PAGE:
Contemplative Practices

Contemplation comes from the Greek word theoria, which means a passion for and dedication to understanding the nature of reality. Contemplative practices are practical yet transformative methods that can help us to:

  • gain deeper awareness and understanding of our own inner experience
  • engage the world around us with greater presence and authenticity
  • rise above our own experience and connect with a transcendent reality

Historically, contemplative practices have been taught by the world’s spiritual traditions. However, in the last three decades, the fields of psychology and medicine have recognized that contemplative practices contribute to our health and well-being. Health care professionals have been researching and teaching contemplative practices in ‘non-religious forms’ that can be employed by all people, regardless of their religious or spiritual worldview.

With contemplative practices, people can learn how to calm the body and mind, improve focus and attention, regulate difficult or painful emotions, make thoughtful and intentional decisions, expand capacity for empathy and compassion, promote inner peace and contentment, and perceive life’s transcendent beauty and mystery.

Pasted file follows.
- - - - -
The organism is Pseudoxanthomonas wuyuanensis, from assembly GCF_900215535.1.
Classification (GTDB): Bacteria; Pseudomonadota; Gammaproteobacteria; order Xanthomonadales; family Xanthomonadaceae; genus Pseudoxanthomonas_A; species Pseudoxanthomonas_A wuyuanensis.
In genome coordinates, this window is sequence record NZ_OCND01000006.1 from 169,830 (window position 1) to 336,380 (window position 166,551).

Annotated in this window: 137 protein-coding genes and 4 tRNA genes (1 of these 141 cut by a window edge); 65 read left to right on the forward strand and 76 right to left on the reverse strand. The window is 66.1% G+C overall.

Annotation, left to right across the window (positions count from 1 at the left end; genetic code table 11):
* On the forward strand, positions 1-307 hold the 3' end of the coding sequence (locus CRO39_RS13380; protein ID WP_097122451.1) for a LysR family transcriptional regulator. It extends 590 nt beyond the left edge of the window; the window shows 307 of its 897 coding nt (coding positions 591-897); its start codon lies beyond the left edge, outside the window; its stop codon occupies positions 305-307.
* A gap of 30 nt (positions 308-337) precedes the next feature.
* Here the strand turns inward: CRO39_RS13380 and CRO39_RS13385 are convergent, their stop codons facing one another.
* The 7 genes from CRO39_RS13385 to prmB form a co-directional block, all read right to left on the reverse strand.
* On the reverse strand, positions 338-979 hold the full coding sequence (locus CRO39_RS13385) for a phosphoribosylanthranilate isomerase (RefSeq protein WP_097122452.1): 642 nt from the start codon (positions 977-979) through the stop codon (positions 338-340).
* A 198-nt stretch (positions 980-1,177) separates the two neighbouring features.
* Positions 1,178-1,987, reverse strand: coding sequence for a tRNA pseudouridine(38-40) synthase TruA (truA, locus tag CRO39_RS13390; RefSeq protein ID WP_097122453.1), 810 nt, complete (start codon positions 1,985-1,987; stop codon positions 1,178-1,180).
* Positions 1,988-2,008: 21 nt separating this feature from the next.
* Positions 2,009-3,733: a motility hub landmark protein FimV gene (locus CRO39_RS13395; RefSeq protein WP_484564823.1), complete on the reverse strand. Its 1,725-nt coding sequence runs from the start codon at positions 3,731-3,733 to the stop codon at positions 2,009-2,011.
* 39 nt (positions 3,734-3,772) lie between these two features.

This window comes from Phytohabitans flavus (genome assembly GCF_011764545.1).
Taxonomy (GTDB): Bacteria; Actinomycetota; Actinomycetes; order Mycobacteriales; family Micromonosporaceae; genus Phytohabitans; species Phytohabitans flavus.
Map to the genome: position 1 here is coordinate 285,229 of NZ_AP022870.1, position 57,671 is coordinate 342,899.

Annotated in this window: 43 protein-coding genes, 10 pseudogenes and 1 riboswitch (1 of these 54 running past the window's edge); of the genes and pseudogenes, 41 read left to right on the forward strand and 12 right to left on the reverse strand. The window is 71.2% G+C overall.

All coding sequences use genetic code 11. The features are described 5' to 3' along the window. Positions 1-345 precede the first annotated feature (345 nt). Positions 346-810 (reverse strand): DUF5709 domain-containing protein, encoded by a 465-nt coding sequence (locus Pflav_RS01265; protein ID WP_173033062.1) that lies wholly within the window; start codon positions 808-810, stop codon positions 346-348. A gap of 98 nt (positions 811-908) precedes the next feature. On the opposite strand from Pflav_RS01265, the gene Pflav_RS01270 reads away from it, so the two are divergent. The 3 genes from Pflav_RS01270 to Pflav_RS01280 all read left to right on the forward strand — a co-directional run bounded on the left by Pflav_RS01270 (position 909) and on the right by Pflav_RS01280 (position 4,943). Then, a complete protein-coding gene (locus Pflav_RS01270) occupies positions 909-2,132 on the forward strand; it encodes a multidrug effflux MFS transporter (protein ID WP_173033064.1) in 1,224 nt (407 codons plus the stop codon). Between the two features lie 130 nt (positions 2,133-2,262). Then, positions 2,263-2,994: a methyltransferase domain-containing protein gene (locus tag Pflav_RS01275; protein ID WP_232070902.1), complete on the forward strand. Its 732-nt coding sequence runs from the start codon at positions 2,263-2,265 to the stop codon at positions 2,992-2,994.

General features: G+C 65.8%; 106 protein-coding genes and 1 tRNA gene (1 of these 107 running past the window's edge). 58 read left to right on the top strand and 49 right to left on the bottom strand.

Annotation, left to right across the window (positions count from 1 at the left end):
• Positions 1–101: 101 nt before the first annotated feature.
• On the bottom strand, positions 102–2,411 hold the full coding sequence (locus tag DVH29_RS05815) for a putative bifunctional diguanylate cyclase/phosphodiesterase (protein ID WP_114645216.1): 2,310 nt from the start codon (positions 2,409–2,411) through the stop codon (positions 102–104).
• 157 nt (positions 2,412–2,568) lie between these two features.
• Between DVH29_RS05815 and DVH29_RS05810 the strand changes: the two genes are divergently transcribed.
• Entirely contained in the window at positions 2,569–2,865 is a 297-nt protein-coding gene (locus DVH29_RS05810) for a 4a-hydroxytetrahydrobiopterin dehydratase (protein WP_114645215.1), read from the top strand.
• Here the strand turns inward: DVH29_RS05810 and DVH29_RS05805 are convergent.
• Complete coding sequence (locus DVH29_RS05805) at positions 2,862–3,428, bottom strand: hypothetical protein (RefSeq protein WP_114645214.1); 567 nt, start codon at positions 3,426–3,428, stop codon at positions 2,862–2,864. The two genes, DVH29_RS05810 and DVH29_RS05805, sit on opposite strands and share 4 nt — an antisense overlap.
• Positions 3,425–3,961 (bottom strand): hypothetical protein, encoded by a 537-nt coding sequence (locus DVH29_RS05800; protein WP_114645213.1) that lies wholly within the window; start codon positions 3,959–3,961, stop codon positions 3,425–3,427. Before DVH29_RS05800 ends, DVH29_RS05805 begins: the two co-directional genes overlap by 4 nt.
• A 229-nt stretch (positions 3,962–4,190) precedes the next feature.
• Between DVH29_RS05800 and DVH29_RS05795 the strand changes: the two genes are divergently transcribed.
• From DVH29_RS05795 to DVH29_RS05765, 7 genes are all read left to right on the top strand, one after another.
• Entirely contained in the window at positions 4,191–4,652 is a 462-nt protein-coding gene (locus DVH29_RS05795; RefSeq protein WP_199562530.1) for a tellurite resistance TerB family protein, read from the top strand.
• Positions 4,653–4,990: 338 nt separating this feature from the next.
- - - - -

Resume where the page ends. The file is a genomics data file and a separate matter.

For those who identify with a religious or spiritual tradition, contemplative practices also can facilitate and deepen their relationship with God. They offer an opportunity to invite God into all areas of their lives, giving them the “eyes to see and the ears to hear” God’s invitation to a life of abundance and significance.

The Center for Contemplative Mind in Society compiled a list of some of the contemplative practices currently in use in various settings, as summarized in their Tree of Contemplative Practices. They also published practical suggestions on how to begin a contemplative practice.

This page divides contemplative practices in mind-body practices that have been researched and taught by health care professionals and faith-based practices that are rooted in the Christian religious tradition. Practices from other religious and spiritual traditions will be added in the future.

Mind-Body Practices

Relaxation Response


Body Scan

Progressive Relaxation

Faith-Based Practices

Breath Prayer

Centering Prayer

Welcoming Prayer

Lectio Divina